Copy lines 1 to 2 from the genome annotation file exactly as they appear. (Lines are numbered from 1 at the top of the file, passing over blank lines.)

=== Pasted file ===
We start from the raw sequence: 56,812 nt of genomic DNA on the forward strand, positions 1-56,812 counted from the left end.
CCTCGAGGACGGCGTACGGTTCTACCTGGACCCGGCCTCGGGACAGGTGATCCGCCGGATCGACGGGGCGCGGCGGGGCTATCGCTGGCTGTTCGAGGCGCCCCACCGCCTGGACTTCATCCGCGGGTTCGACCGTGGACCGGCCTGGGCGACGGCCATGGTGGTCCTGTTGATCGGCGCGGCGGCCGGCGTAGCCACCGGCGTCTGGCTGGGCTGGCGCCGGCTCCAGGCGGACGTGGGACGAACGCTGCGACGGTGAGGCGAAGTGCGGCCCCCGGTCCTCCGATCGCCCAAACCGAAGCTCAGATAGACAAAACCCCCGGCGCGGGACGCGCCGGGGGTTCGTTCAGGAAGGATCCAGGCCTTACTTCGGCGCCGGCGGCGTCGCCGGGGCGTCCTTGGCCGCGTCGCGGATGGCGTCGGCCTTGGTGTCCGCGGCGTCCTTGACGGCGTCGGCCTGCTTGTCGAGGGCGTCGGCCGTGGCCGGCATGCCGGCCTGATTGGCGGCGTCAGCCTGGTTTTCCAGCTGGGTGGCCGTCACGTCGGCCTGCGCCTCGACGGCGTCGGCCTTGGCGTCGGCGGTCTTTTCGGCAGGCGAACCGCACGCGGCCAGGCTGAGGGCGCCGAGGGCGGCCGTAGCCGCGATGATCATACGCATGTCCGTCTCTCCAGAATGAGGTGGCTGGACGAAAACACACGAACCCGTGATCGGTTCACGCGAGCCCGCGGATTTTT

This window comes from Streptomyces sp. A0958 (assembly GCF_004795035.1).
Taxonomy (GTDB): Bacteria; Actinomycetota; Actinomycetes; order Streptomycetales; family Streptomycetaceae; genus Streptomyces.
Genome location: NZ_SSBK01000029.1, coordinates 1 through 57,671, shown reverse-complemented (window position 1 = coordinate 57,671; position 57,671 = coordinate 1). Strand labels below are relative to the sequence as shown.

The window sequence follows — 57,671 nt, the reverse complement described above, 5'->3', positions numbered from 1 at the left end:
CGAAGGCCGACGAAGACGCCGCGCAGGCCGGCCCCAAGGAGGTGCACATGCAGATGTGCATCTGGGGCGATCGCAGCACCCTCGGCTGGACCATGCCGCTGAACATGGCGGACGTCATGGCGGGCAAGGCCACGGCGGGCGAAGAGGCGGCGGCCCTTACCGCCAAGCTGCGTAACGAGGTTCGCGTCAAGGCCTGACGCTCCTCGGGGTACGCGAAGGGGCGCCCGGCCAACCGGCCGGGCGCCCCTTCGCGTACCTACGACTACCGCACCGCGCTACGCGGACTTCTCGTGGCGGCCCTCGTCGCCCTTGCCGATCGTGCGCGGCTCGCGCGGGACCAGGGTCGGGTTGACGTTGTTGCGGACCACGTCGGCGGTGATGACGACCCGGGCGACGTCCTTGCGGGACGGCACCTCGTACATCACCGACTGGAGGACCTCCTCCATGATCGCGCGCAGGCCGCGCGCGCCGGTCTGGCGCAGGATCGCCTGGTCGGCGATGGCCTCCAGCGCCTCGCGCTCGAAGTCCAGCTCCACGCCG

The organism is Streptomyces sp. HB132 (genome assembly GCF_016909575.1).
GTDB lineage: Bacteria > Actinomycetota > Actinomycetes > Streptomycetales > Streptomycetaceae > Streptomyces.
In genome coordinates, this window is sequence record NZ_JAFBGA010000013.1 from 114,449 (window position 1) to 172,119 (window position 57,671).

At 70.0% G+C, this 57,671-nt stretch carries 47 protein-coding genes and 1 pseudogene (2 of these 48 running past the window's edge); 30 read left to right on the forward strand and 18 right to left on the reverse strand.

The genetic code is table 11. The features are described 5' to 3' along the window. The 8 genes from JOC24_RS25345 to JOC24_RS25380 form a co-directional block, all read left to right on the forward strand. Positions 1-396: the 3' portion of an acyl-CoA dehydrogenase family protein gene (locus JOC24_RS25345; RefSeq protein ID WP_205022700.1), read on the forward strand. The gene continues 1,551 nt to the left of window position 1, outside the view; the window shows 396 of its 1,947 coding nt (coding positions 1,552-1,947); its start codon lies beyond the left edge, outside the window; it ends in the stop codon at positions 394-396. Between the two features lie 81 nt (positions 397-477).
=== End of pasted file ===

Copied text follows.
We start from the raw sequence: 56,812 nt of genomic DNA on the forward strand, positions 1-56,812 counted from the left end.
CCTCGAGGACGGCGTACGGTTCTACCTGGACCCGGCCTCGGGACAGGTGATCCGCCGGATCGACGGGGCGCGGCGGGGCTATCGCTGGCTGTTCGAGGCGCCCCACCGCCTGGACTTCATCCGCGGGTTCGACCGTGGACCGGCCTGGGCGACGGCCATGGTGGTCCTGTTGATCGGCGCGGCGGCCGGCGTAGCCACCGGCGTCTGGCTGGGCTGGCGCCGGCTCCAGGCGGACGTGGGACGAACGCTGCGACGGTGAGGCGAAGTGCGGCCCCCGGTCCTCCGATCGCCCAAACCGAAGCTCAGATAGACAAAACCCCCGGCGCGGGACGCGCCGGGGGTTCGTTCAGGAAGGATCCAGGCCTTACTTCGGCGCCGGCGGCGTCGCCGGGGCGTCCTTGGCCGCGTCGCGGATGGCGTCGGCCTTGGTGTCCGCGGCGTCCTTGACGGCGTCGGCCTGCTTGTCGAGGGCGTCGGCCGTGGCCGGCATGCCGGCCTGATTGGCGGCGTCAGCCTGGTTTTCCAGCTGGGTGGCCGTCACGTCGGCCTGCGCCTCGACGGCGTCGGCCTTGGCGTCGGCGGTCTTTTCGGCAGGCGAACCGCACGCGGCCAGGCTGAGGGCGCCGAGGGCGGCCGTAGCCGCGATGATCATACGCATGTCCGTCTCTCCAGAATGAGGTGGCTGGACGAAAACACACGAACCCGTGATCGGTTCACGCGAGCCCGCGGATTTTT